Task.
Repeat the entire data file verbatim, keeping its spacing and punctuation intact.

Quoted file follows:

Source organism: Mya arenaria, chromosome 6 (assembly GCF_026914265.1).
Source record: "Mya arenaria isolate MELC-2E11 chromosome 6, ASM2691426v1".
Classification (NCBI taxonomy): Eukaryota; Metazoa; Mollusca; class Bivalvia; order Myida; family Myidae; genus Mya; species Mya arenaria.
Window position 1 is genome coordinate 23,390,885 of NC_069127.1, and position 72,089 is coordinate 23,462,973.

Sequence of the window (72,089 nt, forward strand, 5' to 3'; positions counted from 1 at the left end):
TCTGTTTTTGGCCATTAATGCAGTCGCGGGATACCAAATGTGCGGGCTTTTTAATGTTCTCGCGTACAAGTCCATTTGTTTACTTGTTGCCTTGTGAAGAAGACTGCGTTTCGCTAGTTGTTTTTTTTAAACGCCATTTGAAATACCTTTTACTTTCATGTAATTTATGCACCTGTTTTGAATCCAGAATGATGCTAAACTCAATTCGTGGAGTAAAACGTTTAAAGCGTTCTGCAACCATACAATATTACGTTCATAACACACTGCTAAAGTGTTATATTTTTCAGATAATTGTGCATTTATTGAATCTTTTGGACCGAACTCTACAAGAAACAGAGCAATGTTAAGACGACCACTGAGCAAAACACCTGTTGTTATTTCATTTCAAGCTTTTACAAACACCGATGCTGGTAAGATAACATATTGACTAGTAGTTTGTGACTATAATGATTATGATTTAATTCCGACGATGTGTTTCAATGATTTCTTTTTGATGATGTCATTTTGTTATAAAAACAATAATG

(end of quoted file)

Source organism: Mya arenaria, chromosome 6 (assembly GCF_026914265.1).
Source record: "Mya arenaria isolate MELC-2E11 chromosome 6, ASM2691426v1".
Classification (NCBI taxonomy): Eukaryota; Metazoa; Mollusca; class Bivalvia; order Myida; family Myidae; genus Mya; species Mya arenaria.
Window position 1 is genome coordinate 23,390,885 of NC_069127.1, and position 72,089 is coordinate 23,462,973.

Sequence of the window (72,089 nt, forward strand, 5' to 3'; positions counted from 1 at the left end):
TCTGTTTTTGGCCATTAATGCAGTCGCGGGATACCAAATGTGCGGGCTTTTTAATGTTCTCGCGTACAAGTCCATTTGTTTACTTGTTGCCTTGTGAAGAAGACTGCGTTTCGCTAGTTGTTTTTTTTAAACGCCATTTGAAATACCTTTTACTTTCATGTAATTTATGCACCTGTTTTGAATCCAGAATGATGCTAAACTCAATTCGTGGAGTAAAACGTTTAAAGCGTTCTGCAACCATACAATATTACGTTCATAACACACTGCTAAAGTGTTATATTTTTCAGATAATTGTGCATTTATTGAATCTTTTGGACCGAACTCTACAAGAAACAGAGCAATGTTAAGACGACCACTGAGCAAAACACCTGTTGTTATTTCATTTCAAGCTTTTACAAACACCGATGCTGGTAAGATAACATATTGACTAGTAGTTTGTGACTATAATGATTATGATTTAATTCCGACGATGTGTTTCAATGATTTCTTTTTGATGATGTCATTTTGTTATAAAAACAATAATG